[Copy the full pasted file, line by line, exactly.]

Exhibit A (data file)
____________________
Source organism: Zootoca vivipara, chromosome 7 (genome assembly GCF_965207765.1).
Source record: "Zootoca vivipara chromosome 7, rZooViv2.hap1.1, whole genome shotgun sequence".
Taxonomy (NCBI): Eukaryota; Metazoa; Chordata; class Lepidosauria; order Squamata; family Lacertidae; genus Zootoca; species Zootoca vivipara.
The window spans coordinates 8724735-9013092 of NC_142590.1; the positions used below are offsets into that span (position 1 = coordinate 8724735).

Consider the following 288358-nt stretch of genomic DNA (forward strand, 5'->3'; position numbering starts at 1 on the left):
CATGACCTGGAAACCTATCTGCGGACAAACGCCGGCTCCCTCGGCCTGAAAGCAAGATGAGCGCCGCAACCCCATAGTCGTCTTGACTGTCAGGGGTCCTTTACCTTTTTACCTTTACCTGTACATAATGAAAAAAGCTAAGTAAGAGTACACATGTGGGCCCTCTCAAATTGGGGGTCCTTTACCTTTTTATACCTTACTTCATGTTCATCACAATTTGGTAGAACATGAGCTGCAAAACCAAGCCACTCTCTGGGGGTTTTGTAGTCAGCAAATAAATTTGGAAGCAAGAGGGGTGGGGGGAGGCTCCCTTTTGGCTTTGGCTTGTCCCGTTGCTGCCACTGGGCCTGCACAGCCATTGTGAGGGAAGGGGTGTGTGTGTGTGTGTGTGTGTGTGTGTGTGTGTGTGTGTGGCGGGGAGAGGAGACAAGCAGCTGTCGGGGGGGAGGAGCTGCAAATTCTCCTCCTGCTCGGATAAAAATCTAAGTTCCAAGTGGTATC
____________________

Source organism: Zootoca vivipara, chromosome 7 (genome assembly GCF_965207765.1).
Source record: "Zootoca vivipara chromosome 7, rZooViv2.hap1.1, whole genome shotgun sequence".
Taxonomy (NCBI): Eukaryota; Metazoa; Chordata; class Lepidosauria; order Squamata; family Lacertidae; genus Zootoca; species Zootoca vivipara.
The window spans coordinates 8724735-9013092 of NC_142590.1; the positions used below are offsets into that span (position 1 = coordinate 8724735).

Consider the following 288358-nt stretch of genomic DNA (forward strand, 5'->3'; position numbering starts at 1 on the left):
CATGACCTGGAAACCTATCTGCGGACAAACGCCGGCTCCCTCGGCCTGAAAGCAAGATGAGCGCCGCAACCCCATAGTCGTCTTGACTGTCAGGGGTCCTTTACCTTTTTACCTTTACCTGTACATAATGAAAAAAGCTAAGTAAGAGTACACATGTGGGCCCTCTCAAATTGGGGGTCCTTTACCTTTTTATACCTTACTTCATGTTCATCACAATTTGGTAGAACATGAGCTGCAAAACCAAGCCACTCTCTGGGGGTTTTGTAGTCAGCAAATAAATTTGGAAGCAAGAGGGGTGGGGGGAGGCTCCCTTTTGGCTTTGGCTTGTCCCGTTGCTGCCACTGGGCCTGCACAGCCATTGTGAGGGAAGGGGTGTGTGTGTGTGTGTGTGTGTGTGTGTGTGTGTGTGTGTGGCGGGGAGAGGAGACAAGCAGCTGTCGGGGGGGAGGAGCTGCAAATTCTCCTCCTGCTCGGATAAAAATCTAAGTTCCAAGTGGTATC